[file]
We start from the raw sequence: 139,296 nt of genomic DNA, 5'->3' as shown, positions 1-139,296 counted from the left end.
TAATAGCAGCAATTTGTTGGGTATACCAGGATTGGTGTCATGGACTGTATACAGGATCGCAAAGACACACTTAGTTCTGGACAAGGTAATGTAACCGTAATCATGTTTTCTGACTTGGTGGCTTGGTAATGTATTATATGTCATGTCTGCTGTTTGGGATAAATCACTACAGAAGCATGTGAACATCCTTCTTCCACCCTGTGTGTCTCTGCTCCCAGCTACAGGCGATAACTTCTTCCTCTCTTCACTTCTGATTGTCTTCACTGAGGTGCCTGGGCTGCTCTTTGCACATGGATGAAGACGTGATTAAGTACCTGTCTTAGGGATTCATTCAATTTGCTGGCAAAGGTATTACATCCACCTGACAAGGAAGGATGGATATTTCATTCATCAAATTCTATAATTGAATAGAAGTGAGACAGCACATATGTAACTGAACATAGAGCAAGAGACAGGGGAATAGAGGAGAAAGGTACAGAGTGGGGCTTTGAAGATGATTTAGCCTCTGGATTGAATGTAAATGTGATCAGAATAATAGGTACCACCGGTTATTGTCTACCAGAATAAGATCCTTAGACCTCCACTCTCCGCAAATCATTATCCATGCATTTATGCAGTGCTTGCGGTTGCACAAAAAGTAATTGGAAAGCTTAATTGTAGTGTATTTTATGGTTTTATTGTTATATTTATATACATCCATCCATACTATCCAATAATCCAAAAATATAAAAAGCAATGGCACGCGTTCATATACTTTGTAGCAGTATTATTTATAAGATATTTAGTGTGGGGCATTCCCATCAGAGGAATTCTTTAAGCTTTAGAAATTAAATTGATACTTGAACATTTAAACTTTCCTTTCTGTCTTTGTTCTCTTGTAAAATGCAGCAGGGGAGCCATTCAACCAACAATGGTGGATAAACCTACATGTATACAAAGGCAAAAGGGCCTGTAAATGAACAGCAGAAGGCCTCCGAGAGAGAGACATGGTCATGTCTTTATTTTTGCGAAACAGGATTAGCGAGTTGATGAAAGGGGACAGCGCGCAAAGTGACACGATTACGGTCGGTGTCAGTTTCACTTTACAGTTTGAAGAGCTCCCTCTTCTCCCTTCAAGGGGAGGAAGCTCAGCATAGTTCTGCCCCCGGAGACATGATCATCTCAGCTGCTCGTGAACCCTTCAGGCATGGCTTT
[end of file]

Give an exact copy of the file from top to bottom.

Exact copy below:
We start from the raw sequence: 139,296 nt of genomic DNA, 5'->3' as shown, positions 1-139,296 counted from the left end.
TAATAGCAGCAATTTGTTGGGTATACCAGGATTGGTGTCATGGACTGTATACAGGATCGCAAAGACACACTTAGTTCTGGACAAGGTAATGTAACCGTAATCATGTTTTCTGACTTGGTGGCTTGGTAATGTATTATATGTCATGTCTGCTGTTTGGGATAAATCACTACAGAAGCATGTGAACATCCTTCTTCCACCCTGTGTGTCTCTGCTCCCAGCTACAGGCGATAACTTCTTCCTCTCTTCACTTCTGATTGTCTTCACTGAGGTGCCTGGGCTGCTCTTTGCACATGGATGAAGACGTGATTAAGTACCTGTCTTAGGGATTCATTCAATTTGCTGGCAAAGGTATTACATCCACCTGACAAGGAAGGATGGATATTTCATTCATCAAATTCTATAATTGAATAGAAGTGAGACAGCACATATGTAACTGAACATAGAGCAAGAGACAGGGGAATAGAGGAGAAAGGTACAGAGTGGGGCTTTGAAGATGATTTAGCCTCTGGATTGAATGTAAATGTGATCAGAATAATAGGTACCACCGGTTATTGTCTACCAGAATAAGATCCTTAGACCTCCACTCTCCGCAAATCATTATCCATGCATTTATGCAGTGCTTGCGGTTGCACAAAAAGTAATTGGAAAGCTTAATTGTAGTGTATTTTATGGTTTTATTGTTATATTTATATACATCCATCCATACTATCCAATAATCCAAAAATATAAAAAGCAATGGCACGCGTTCATATACTTTGTAGCAGTATTATTTATAAGATATTTAGTGTGGGGCATTCCCATCAGAGGAATTCTTTAAGCTTTAGAAATTAAATTGATACTTGAACATTTAAACTTTCCTTTCTGTCTTTGTTCTCTTGTAAAATGCAGCAGGGGAGCCATTCAACCAACAATGGTGGATAAACCTACATGTATACAAAGGCAAAAGGGCCTGTAAATGAACAGCAGAAGGCCTCCGAGAGAGAGACATGGTCATGTCTTTATTTTTGCGAAACAGGATTAGCGAGTTGATGAAAGGGGACAGCGCGCAAAGTGACACGATTACGGTCGGTGTCAGTTTCACTTTACAGTTTGAAGAGCTCCCTCTTCTCCCTTCAAGGGGAGGAAGCTCAGCATAGTTCTGCCCCCGGAGACATGATCATCTCAGCTGCTCGTGAACCCTTCAGGCATGGCTTT